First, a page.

Let us now consider in detail how a random element brings the irrevocable into the world. When a stone falls it acquires kinetic energy, and the amount of the energy is just that which would be required to lift the stone back to its original height. By suitable arrangements the kinetic energy can be made to perform this task; for example, if the stone is tied to a string it can alternately fall and re-ascend like a pendulum. But if the stone hits an obstacle its kinetic energy is converted into heat-energy. There is still the same quantity of energy, but even if we could scrape it together and put it through an engine we could not lift the stone back with it. What has happened to make the energy no longer serviceable?

When kinetic energy converts into heat energy of equal quantity, the heat energy cannot be fully converted back to kinetic energy.

Looking microscopically at the falling stone we see an enormous multitude of molecules moving downwards with equal and parallel velocities—an organized motion like the march of a regiment. We have to notice two things, the energy and the organization of the energy. To return to its original height the stone must preserve both of them.

When the stone falls on a sufficiently elastic surface the motion may be reversed without destroying the organization. Each molecule is turned backwards and the whole array retires in good order to the starting-point—

The famous Duke of York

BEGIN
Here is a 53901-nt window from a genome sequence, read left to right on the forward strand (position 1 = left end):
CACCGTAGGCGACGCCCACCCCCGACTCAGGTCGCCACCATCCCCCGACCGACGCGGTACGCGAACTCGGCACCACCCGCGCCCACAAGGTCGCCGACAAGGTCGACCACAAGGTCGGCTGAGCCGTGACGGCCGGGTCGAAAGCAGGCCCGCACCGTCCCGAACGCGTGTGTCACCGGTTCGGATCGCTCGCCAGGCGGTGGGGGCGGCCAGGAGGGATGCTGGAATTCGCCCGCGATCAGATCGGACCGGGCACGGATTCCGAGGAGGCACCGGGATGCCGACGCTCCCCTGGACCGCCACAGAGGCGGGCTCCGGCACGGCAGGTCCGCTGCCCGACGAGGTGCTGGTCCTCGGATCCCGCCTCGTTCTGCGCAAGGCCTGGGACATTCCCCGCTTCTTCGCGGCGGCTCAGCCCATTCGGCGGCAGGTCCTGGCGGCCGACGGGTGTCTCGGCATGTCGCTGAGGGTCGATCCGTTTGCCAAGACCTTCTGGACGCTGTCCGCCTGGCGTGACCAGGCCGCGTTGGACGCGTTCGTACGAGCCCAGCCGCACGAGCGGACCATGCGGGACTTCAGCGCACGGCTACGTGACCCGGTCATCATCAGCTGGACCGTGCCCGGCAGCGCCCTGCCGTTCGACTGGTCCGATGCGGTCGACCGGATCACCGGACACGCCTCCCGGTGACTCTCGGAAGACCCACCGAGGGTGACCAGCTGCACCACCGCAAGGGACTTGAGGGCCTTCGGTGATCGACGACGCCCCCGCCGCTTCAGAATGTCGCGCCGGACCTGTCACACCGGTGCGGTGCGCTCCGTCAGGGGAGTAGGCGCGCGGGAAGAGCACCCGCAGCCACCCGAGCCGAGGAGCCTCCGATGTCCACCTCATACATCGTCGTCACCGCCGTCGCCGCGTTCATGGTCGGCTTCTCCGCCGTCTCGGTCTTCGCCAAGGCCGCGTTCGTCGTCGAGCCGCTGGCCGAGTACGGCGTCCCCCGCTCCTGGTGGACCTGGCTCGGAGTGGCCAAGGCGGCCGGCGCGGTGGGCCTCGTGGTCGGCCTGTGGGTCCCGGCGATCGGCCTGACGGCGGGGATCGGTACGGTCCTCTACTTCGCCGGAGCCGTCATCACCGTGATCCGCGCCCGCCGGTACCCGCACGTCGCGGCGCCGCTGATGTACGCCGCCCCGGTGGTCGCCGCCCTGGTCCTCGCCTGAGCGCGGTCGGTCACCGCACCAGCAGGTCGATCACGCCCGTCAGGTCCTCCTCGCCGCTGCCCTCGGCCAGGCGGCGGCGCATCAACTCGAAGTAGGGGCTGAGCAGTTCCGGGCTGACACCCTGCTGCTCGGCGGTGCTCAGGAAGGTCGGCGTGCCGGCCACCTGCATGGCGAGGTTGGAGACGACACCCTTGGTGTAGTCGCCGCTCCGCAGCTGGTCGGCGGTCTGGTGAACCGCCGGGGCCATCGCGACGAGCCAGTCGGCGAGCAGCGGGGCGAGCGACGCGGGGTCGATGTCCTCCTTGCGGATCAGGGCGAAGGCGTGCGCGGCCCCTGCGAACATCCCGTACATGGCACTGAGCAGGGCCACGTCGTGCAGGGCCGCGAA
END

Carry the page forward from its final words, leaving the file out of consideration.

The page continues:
With twenty thousand men,

He marched them up to the top of the hill

And marched them down again.

History is not made that way. But what usually happens at the impact is that the molecules suffer more or less random collisions and rebound in all directions. They no longer conspire to make progress in any one direction; they have lost their organization. Afterwards they continue to collide with one another and keep changing their directions of motion, but they never again find a common purpose. Organization cannot be brought about by continued shuffling. And so, although the energy remains quantitatively sufficient (apart from unavoidable leakage which we suppose made good), it cannot lift the stone back. To restore the stone we must supply extraneous energy which has the required amount of organization.

The organization of kinetic energy is lost when it converts into heat energy. This organization cannot restore itself on its own. Therefore, the heat energy cannot be restored back to the same kinetic energy.

Here a point arises which unfortunately has no analogy in the shuffling of a pack of cards. No one (except a conjurer) can throw two half-shuffled packs into a hat and draw out one pack in its original order and one pack fully shuffled. But we can and do put partly disorganized energy into a steam-engine, and draw it out again partly as fully organized energy of motion of massive bodies and partly as heat-energy in a state of still worse disorganization. Organization of energy is negotiable, and so is the disorganization or random element; disorganization does not forever remain attached to the particular store of energy which first suffered it, but may be passed on elsewhere. We cannot here enter into the question why there should be a difference between the shuffling of energy and the shuffling of material objects; but it is necessary to use some caution in applying the analogy on account of this difference. As regards heat-energy the temperature is the measure of its degree of organization; the lower the temperature, the greater the disorganization.

In a heat engine as a part of heat energy gets organized into mechanical energy, another part of the same heat energy gets more disorganized. The degree of organization is represented by temperature.

Some of the original organization is lost because heat energy finds it easy to establish new equilibrium organization between parts and with the environment at micro level.